Lacto-fermentation is a great way to preserve vegetables, and locking in their nutrients and increasing the gut-friendly bacteria. Almost any vegetable (and fruit) can be fermented, but perhaps the most famous and fuss-free ferment is sauerkraut. Sauerkraut is made when the sugar in the cabbage is converted to lactic acid, which happens when salt helps to facilitate the growth of good bacteria, lactobacillus. Sauerkraut can be enjoyed several ways, as a side dish, on salad, in a soup and can even be dehydrated into crackers. It is easy to make and can be enjoyed for several months. Once you get the hang of it, it is fun and easy to experiment with spices and flavours.
If you want to learn more about fermentation as well as few other recipes, I run workshops in Brockley, SE4 at the Sunflower Centre.
This recipe is for a powerhouse of a sauerkraut, full of antioxidant, anti-inflammatory, anti-cancer, heart and brain-loving nutrients, thanks to the turmeric, garlic and mustard seeds. The addition of the black pepper also adds to the anti-inflammatory properties, but it also helps to aid digestion by increasing nutrient absorption and increasing the secretion of stomach acid. Enjoy this sauerkraut as part of any meal or on its own!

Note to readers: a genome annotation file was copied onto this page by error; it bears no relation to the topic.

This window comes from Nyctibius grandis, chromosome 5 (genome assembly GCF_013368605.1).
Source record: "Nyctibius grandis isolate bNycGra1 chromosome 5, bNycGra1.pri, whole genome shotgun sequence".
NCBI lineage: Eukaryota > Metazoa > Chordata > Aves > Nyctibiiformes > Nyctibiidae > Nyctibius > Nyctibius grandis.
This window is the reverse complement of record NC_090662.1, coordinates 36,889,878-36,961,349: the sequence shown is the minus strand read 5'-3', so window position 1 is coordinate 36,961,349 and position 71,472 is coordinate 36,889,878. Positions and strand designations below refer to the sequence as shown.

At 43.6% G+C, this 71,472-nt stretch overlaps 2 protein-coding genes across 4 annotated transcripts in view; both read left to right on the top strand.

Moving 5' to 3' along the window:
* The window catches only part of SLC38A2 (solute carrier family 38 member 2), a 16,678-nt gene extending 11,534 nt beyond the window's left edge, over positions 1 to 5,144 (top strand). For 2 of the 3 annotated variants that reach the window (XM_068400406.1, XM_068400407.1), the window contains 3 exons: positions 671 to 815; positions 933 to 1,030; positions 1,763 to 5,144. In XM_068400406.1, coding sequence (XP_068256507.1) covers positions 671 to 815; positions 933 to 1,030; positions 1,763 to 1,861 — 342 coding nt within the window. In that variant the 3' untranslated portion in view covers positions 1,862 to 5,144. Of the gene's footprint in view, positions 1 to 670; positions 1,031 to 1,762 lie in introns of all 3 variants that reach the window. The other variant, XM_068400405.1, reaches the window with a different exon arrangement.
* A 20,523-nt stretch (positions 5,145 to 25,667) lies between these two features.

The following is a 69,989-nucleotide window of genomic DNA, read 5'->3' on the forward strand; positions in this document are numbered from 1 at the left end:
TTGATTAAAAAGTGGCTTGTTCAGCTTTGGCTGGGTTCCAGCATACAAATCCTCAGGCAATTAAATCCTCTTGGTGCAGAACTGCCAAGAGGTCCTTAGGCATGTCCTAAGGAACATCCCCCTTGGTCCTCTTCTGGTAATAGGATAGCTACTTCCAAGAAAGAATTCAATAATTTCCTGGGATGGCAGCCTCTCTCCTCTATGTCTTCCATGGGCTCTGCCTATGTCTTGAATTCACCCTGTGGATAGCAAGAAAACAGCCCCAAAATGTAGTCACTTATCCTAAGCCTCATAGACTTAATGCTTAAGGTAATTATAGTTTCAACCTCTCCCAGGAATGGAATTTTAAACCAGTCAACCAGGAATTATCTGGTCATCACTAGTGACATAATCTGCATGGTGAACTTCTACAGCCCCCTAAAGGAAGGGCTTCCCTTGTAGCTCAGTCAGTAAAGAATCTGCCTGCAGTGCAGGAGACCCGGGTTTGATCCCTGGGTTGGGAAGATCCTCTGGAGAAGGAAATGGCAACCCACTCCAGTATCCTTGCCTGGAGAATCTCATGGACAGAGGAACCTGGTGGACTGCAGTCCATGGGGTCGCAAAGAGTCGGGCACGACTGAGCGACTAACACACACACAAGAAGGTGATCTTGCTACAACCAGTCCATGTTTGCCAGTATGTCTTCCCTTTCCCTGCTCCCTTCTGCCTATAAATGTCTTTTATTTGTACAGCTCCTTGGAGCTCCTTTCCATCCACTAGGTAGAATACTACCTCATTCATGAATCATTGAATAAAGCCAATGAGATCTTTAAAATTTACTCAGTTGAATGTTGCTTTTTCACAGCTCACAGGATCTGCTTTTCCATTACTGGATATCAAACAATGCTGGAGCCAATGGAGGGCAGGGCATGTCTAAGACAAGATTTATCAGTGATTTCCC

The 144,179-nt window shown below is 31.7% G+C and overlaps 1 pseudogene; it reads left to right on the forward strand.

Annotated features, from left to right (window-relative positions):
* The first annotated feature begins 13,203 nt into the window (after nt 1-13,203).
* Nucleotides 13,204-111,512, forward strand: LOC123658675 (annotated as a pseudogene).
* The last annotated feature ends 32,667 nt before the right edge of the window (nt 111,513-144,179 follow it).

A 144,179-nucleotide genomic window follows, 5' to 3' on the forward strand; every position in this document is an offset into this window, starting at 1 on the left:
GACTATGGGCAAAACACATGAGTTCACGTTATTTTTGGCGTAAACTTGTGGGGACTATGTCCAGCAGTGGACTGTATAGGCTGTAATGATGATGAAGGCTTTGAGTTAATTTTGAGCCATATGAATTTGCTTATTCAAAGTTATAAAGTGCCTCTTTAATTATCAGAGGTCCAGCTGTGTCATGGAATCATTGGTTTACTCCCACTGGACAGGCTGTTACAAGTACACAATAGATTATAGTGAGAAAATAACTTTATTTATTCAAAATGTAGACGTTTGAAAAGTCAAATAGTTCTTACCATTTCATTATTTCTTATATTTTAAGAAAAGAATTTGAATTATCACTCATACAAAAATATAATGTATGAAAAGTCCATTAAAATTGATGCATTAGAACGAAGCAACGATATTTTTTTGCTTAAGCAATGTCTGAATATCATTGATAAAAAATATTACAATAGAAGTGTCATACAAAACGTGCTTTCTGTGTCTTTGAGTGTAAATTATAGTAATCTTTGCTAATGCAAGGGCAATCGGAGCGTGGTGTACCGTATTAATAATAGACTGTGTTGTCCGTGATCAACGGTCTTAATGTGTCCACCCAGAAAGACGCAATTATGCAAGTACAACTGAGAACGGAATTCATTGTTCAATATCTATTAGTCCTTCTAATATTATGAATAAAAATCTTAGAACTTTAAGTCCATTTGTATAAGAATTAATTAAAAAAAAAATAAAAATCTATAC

1kg white cabbage, washed and shredded (reserve the outer leaves and core)
15g Himalayan salt
5 cloves of garlic, thinly sliced
1tbsp turmeric powder
1tbsp black mustard seeds
½ tbsp black peppercorns
Yields 1 litre jar
1. Chop or grate the cabbage (finely or coarsely, depending on your taste) and be sure to save some of the outer leaves as well as the core for packing the jar.
2. Place the cabbage in a large plastic bowl once chopped, sprinkling the salt on the cabbage.
3. Massage the cabbage for about 5 minutes to break down the cabbage and start to draw the water out. Alternatively, you can leave this for 15-30 mins and allow the water to be drawn out naturally.
4. Next, add the garlic and spices and mix until well combined.
5. Once mixed, start packing the cabbage into an airtight preserving jar (i.e. a clip top Kilner or screw top Mason jar). As you pack, tamp it down hard using your fists (if they fit into the jar), a rolling pin or muddling stick. You want to leave about a 3cm gap at the top of the jar.
6. Make sure the cabbage is submersed in liquid, and cover the cabbage with a few of the leftover leaves (you may have to tear these to fit).
7. Place a clean weight (a ramekin, fermenting weight, sterilised stone or the core of the cabbage).
8. Seal the jar and leave the sauerkraut to ferment on the kitchen counter for three days (you will need to ‘burp’ the jar once or twice a day) before transferring it to a cool dark cupboard to ferment from 1-6 weeks—the longer the better.
9. You can check the flavour of the sauerkraut using a wooden or plastic spoon. Once you are happy with the flavour you can transfer the sauerkraut into smaller jars and store it in the fridge. This will keep for 7 or 8 months in the fridge and the flavour will continue to develop.
Allergy info: None